Solving the Puzzle of ADHD

What can we do?

Posted Dec 05, 2018

The Society for Developmental and Behavioral Pediatrics (SDBP) has recently taken on the task of developing evidence-based guidelines to help physicians diagnose and treat children and adolescents with complex ADHD. Special consideration is needed when co-existing conditions, such as anxietydepression, learning disabilities, anger, sleep disturbances, executive dysfunction, adverse childhood experiences and autism spectrum disorder (ASD), complicate the situation.

The process begins with an extensive review of all the literature on these topics by the principal investigators. Next the key articles are distributed to SDBP volunteer members to read and evaluate. My assignment covers the usefulness of certain medications in treating the symptoms of ADHD in children diagnosed with Pervasive Developmental Disorders, a condition now included in ASD.1 These reports, along with expert consensus opinions when necessary, will be woven into the final guidelines. Finally, the report will pinpoint specific areas where more studies are needed.

Although I am honored to participate in this admirable endeavor, there are unfortunately many barriers to successful implementation:

1. The American Academy of Pediatrics has already written and revised similar guidelines for physicians dealing with ADHD that are underutilized. ADHD is a complex disorder that requires considerable time and effort to treat, which are not always available in a busy primary care practice.

2. There is no gold standard to accurately diagnose and measure treatment response for ADHD. Unlike anemia or hypertension, where hemoglobin values or blood pressure readings can be compared to an accepted range of values for different ages or genders, mental health disorders can only be defined by the presence of specific behaviors that characterize the conditions.

ADHD, for example, has 18 different symptoms divided into three categories of hyperactivity, inattention, and impulsivity that need to be present. The diagnosis also requires that these behaviors have been present over a long period of time, occur in more than one setting, are more severe or persistent than their peers and cause impairment. The coda that the behaviors might be better attributed to ASD was eliminated in 2013. The response to treatment is measured by the reduction in the listed symptoms. The absence of objective evidence of abnormalities of brain scans, genetic markers, or serum neurotransmitter levels leaves the door open to questioning even the existence of ADHD and co-existing conditions.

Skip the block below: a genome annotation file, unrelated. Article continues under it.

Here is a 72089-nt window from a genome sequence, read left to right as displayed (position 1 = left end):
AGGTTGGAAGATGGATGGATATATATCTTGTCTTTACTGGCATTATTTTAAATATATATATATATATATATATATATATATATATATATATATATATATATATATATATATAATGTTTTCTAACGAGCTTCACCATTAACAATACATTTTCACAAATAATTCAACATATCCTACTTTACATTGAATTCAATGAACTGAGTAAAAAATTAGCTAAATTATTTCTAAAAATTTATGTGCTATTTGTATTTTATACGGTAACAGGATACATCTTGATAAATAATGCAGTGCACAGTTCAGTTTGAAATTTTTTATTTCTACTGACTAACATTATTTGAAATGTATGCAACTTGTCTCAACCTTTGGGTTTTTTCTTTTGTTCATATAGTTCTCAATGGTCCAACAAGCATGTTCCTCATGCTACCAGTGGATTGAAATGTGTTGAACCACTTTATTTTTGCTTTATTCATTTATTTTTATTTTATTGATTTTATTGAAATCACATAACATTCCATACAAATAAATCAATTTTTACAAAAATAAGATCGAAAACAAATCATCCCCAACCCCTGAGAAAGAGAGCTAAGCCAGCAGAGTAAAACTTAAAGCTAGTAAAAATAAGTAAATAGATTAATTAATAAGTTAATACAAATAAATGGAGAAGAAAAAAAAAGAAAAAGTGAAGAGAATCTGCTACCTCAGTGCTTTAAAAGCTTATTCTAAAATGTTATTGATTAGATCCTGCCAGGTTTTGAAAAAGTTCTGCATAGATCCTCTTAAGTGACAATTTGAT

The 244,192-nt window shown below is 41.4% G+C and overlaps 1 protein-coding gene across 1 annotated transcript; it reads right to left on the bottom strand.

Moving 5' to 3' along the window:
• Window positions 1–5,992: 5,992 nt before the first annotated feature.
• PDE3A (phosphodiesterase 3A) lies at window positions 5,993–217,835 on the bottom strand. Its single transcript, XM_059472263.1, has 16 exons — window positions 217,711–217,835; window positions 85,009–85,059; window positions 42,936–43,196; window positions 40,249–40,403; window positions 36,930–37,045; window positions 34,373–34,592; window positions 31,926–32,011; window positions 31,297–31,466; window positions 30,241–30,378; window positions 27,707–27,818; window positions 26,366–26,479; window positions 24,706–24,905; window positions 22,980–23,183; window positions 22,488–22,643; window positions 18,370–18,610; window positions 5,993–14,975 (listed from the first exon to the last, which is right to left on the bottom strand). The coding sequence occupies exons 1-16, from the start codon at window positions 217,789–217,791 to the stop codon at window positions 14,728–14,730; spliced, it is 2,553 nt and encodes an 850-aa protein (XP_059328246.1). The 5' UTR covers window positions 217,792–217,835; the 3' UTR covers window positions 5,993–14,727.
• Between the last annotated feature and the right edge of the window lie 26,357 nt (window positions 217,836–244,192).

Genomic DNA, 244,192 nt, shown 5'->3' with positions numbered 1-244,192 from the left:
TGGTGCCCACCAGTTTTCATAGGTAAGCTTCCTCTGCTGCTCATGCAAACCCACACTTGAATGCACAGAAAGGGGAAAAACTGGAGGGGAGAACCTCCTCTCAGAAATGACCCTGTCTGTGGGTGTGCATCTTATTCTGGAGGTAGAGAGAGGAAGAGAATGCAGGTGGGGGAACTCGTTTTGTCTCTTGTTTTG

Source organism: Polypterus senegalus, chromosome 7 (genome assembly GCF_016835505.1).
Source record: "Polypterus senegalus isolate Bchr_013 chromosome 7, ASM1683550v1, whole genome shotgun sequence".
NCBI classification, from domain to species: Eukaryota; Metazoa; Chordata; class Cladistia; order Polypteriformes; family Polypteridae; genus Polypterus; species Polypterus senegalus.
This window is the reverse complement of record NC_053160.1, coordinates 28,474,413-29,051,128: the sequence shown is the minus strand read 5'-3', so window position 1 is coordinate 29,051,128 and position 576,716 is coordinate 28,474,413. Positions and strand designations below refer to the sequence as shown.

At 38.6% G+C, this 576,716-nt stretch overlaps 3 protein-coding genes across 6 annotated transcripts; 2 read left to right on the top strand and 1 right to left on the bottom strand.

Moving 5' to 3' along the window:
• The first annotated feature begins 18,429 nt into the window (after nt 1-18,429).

One strategy to manage these dual problems of uncertainty and complexity is to divide and conquer. Our old high school friend, the Venn diagram, is one helpful construct to clarify the interaction of school and behavior difficulties thus:

J. M. Lewis M.D.
Source: J. M. Lewis M.D.

The SDBP scientific approach is to find and apply the best and most recent medical research in the areas of ADHD and complicating conditions. Although sensible from the physician’s perspective, educational and family/emotional concerns are shortchanged. The multidisciplinary team functions best if it has a leader who understands all three circles to prioritize diagnosis and treatment. In the ICU, the intensivist consults various specialists, but ultimately has the responsibility to integrate opinions into action plans. As indicated in the diagram, the best person to solve the puzzle of complex ADHD is the parent.

Parents should assume the leadership of a team of medical, educational, and behavioral advisors. Parents know their child and circumstances better than anyone. Through long and often painful experience coping with their child, they have learned the hard lessons of what works and what doesn’t. Their estimation of the child’s true potential in grades and successful relationships will always be more valid than that of any expert. Despite their own misgivings, parents are in the perfect position to find and fix all of the problems presented in complex ADHD.

But to take their seat at the table, parents will need to learn more about the medical, educational, and behavioral aspects of care and build the confidence and communication skills to get the job done. Physicians, teachers, and counselors can continue to expand their roles as patient educators as well as care providers.

There are signs that change is coming. Susan dosReis and associates published their findings on caregiver treatment preferences for children with a new diagnosis of ADHD in 2017.2 After surveying parents, they found that the most preferred management strategies were one-on-one caregiver behavior training, medication use seven days a week, and therapy in a clinic and an individualized education program. In most instances, caregiver training, monthly out-of-pocket expenses, school accommodations, and provider specialty were all ranked ahead of medical treatment as preferred therapy.

In summary: ADHD is always complex. A parent-led team approach incorporating medical, educational, and behavioral consultants for diagnosis and treatment has the best chance for success. The medical home concept that provides care which is accessible, comprehensive, continual, coordinated, compassionate, culturally effective, and family centered ensures better outcomes and saves money. The new SDBP guidelines for managing complex ADHD will be even better when parents have the support and opportunity to participate in the process. 


Ferenandez-Jaen A et al.:  Efficacy of atomoxetine for the treatment of ADHD symptoms in patients with pervasive developmental disorders: a prospective, open-label study.  J Atten Disord 17(6): 497-505, 2011.

dosReis S et al.: Caregiver treatment preferences for children with a new versus existing ADHD diagnosis. J Child Adolesc Psychopharmacol 27(3): 234-242, 2017.

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